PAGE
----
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Religious cauldron being stirred; filthy rich in abjectly poor country



What a ho ha over a silly standup comedian’s stupid remarks about Prince Siddhartha. I have never watched this Natasha Edirisuriya’s supposedly comic acts on YouTube or whatever and did not bother to access derogatory remarks she supposedly introduced to a comedy act of hers that has brought down remand imprisonment on her up until June 6. Speaking with a person who has his ear to the ground and to the gossip grape wine, I was told her being remanded was not for what she said but for trying to escape consequences by flying overseas – to Dubai, we presume, the haven now of drug kingpins, money launderers, escapees from SL law, loose gabs, and all other dregs of society.

Of course, derogatory remarks on any religion or for that matter on any religious leader have to be taboo and contraveners reprimanded publicly and perhaps imposed fines. However, imprisonment according to Cassandra is too severe.

Just consider how the Buddha treated persons who insulted him or brought false accusations against him including the most obnoxious and totally improbable accusation of fatherhood. Did he even protest, leave along proclaim his innocence. Did he permit a member of the Sangha to refute the accusations? Not at all! He said aloud he did not accept the accusations and insults. Then he asked where the accusations would go to? Back to sender/speaker/accuser. That was all he said.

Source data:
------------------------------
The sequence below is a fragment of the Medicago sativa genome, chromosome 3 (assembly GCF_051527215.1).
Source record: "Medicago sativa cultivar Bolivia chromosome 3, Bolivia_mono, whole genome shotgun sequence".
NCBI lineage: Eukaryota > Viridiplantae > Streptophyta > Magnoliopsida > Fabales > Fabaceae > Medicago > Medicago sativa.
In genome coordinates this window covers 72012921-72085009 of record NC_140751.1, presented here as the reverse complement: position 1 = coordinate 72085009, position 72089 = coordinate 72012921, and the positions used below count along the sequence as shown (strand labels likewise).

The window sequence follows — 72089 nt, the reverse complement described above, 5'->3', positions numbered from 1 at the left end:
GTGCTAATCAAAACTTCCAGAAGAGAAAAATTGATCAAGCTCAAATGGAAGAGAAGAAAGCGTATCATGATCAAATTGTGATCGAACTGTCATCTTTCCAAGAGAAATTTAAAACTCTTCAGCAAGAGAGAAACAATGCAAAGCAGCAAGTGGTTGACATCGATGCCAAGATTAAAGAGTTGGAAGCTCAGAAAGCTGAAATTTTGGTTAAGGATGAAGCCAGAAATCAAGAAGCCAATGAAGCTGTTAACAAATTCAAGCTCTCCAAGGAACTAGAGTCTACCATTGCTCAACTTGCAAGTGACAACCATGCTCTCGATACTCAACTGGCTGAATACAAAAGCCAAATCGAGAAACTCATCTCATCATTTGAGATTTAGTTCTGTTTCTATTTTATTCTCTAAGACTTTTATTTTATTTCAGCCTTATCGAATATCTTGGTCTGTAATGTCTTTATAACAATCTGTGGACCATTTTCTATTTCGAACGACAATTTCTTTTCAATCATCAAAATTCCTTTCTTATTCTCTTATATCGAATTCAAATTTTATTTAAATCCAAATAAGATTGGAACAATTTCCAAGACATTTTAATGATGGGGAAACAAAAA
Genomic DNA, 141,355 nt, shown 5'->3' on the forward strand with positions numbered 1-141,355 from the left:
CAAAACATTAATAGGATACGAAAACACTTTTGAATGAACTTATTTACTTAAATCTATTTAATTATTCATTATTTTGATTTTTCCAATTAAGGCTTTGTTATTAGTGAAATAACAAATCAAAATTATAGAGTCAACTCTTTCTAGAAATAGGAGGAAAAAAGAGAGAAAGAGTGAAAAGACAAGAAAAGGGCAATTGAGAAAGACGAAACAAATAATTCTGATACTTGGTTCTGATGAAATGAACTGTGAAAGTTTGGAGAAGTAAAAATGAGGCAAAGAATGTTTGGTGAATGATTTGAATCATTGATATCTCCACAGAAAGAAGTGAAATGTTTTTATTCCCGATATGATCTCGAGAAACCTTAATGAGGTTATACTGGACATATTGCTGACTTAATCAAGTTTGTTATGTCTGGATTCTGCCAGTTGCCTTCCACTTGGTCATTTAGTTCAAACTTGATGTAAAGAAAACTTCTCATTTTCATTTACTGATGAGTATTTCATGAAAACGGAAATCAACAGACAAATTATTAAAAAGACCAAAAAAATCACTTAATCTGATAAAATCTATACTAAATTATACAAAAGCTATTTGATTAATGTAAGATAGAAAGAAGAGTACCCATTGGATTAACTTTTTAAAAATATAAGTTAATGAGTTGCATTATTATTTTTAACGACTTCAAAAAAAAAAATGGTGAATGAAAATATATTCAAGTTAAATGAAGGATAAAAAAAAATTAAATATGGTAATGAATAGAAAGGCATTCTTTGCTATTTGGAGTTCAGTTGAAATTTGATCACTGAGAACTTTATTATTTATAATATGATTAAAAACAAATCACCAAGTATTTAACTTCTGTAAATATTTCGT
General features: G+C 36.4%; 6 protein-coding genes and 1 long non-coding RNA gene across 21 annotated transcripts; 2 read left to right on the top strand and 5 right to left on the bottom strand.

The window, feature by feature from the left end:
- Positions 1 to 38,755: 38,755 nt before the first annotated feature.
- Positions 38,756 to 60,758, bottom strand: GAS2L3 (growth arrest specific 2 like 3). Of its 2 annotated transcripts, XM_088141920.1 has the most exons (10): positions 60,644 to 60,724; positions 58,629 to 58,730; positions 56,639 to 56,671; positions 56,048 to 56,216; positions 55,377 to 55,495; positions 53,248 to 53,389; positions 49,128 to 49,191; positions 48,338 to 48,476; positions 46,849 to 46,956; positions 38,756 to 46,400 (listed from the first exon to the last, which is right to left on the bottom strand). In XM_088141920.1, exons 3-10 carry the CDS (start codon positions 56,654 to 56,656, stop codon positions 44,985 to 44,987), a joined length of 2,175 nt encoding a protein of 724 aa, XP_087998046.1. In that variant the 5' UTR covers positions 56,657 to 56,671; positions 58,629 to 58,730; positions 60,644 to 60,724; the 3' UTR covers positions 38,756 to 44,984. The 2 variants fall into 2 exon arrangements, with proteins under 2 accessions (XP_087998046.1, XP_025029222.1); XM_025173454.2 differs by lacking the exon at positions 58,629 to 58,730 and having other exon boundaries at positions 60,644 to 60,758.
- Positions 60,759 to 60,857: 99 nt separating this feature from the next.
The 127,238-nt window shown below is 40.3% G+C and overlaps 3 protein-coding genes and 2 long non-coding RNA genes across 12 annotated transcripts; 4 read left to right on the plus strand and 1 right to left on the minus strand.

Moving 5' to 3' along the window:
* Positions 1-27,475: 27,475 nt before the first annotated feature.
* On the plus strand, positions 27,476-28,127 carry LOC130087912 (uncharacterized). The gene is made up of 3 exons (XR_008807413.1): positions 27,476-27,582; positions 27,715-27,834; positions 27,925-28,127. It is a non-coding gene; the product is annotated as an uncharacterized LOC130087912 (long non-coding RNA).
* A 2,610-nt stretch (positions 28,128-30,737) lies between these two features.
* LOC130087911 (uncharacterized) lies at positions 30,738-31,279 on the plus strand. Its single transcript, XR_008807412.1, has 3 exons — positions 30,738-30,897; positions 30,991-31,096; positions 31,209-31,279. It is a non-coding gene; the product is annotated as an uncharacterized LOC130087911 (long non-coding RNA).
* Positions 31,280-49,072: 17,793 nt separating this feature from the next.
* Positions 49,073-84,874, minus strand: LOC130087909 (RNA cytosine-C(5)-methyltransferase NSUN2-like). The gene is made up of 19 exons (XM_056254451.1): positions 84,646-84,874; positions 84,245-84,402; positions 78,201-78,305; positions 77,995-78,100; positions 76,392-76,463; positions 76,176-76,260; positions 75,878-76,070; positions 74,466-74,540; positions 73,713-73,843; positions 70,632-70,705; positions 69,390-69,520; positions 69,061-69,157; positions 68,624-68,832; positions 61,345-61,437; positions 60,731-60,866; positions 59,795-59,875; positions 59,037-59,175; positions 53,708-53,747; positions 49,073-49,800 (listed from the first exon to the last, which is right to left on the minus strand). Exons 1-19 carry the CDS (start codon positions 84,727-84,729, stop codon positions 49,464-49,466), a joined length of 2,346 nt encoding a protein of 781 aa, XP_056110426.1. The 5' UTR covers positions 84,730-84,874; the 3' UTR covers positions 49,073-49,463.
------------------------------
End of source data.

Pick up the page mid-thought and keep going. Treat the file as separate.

Thus, any person or persons, or even all following a religion which is maligned should ignore what was said. Let it go back and reside with the sayer/maligner. Of course, the law and its enforcers must spring to action and do the needful according to the law of the land.

One wonders why this sudden spurt of insults arrowed to Buddhism. Of course, the aim is to denigrate the religion of the majority in the land. Also perhaps with ulterior motives that you and Cass do not even imagine. In The Island of Wednesday May 31, MP Dilan Perera of Nidahas Janatha Sabawa (difficult to keep pace with birth of new political parties combining the same words like nidahas and janatha to coin new names) accused Jerome Fernando and Natasha E as “actors in a drama orchestrated by the government to distract people from the real issues faced by the masses.”

We, the public, cannot simply pooh pooh this out of hand. But is there a deeper, subtler aim embedded in the loose talk of Jerome and his followers? Do we not still shudder and shake with fear and sympathy when we remember Easter Sunday 2019 with its radical Muslim aim of causing chaos? It is said and believed that the Muslim radicals wanted not only to disrupt Christian prayer services on a holy day but deliver a blow to tourism by bombing hotels.